Originally published on Live Science.
By Laura Geggel – Editor

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Friday’s full Buck Moon may be an eerie orange. Here’s how to spot it.


Smoke from fires may lead to an intensely-colored moon.

Ash and smoke from the Whittier Fire in California turned the full moon a red-orange color on July 8, 2017. (Image credit: George Rose/Getty Images)

July’s full moon will shine brightly Friday night (July 23), although it may appear orange if you’re in a region affected by smoky skies from this summer’s wildfires.

To catch the Buck Moon at its fullest, look skyward at 10:37 p.m. EDT on Friday (0237 GMT on Saturday, July 24). At that moment, the sun, Earth and moon will be in perfect alignment, but because the moon is about 5 degrees off the plane of Earth’s orbit, the sun’s light will fall fully on the moon’s side facing Earth.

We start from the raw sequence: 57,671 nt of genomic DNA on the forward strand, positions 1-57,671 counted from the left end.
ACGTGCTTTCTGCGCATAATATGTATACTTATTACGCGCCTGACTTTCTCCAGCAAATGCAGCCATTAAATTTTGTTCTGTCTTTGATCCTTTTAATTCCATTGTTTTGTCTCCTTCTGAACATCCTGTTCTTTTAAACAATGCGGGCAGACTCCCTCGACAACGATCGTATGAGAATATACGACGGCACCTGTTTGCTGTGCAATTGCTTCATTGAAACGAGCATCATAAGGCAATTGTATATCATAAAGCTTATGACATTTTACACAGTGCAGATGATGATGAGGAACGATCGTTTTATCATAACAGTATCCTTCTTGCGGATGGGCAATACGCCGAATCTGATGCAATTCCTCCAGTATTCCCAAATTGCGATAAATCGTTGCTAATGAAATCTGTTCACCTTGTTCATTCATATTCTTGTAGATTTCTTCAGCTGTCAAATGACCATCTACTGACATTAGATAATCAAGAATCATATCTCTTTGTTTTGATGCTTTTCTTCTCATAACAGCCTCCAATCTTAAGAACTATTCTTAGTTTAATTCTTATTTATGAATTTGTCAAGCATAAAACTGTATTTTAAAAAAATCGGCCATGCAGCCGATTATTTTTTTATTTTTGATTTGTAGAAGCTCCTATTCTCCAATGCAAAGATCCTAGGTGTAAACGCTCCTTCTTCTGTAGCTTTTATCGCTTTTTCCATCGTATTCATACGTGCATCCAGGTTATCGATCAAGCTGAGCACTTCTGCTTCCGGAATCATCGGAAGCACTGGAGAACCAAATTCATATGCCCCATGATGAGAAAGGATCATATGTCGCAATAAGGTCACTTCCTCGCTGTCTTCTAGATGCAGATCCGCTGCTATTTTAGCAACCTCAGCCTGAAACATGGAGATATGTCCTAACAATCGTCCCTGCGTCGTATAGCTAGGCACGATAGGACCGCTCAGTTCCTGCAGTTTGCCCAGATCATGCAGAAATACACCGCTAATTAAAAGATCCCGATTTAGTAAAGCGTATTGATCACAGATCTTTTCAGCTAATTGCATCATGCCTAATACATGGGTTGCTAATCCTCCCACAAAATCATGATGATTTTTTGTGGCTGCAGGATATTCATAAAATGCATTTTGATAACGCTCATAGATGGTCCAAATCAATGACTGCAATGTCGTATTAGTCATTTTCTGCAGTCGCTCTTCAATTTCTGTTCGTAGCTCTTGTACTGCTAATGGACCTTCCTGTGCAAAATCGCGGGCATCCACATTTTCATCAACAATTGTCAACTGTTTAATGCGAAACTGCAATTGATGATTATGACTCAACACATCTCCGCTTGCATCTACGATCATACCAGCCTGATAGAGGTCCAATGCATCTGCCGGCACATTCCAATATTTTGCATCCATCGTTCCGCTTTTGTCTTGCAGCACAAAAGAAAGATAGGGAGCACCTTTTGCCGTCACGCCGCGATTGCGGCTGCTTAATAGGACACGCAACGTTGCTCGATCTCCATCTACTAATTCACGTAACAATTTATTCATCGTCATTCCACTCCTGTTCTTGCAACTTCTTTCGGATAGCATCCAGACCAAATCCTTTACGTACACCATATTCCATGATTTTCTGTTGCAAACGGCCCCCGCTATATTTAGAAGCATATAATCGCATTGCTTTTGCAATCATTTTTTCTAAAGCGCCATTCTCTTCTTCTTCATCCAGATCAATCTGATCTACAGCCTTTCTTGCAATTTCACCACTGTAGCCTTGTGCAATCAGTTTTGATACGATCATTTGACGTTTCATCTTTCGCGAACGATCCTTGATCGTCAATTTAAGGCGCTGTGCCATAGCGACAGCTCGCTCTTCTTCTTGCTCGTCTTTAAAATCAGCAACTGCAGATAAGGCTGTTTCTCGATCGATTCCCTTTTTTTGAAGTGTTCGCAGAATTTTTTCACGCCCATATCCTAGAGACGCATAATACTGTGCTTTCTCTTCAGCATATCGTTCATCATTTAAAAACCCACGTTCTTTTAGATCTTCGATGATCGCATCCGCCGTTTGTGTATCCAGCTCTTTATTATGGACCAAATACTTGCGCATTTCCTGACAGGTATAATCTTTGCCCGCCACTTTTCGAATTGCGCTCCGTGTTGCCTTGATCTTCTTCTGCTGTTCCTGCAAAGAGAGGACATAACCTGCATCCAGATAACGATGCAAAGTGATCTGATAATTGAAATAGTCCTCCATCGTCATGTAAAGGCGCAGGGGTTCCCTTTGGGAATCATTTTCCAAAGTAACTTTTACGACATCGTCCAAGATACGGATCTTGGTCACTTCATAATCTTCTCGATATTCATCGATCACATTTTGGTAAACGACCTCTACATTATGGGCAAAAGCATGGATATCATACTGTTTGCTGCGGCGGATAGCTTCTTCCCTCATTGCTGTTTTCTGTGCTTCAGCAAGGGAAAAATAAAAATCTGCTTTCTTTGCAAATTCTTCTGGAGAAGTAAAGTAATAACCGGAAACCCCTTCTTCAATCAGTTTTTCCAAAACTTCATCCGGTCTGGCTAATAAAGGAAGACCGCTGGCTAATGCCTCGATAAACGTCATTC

The moon will appear full for about three days around its peak, from Thursday evening (July 22) through Saturday morning, so there’s plenty of time to see it, according to NASA.

Related: Blood supermoon lunar eclipse wows skywatchers around the world (photos)

July’s full moon may appear an unusual color to many people. About 120 fires burning on the U.S. West Coast, including the Bootleg Fire in Oregon, have sent smoke particles across much of the country’s skies, leading to smog and poor air quality, according to Gothamist, a New York City-based publication. This air pollution has caused the sun to appear red-tinted and the moon to look orange.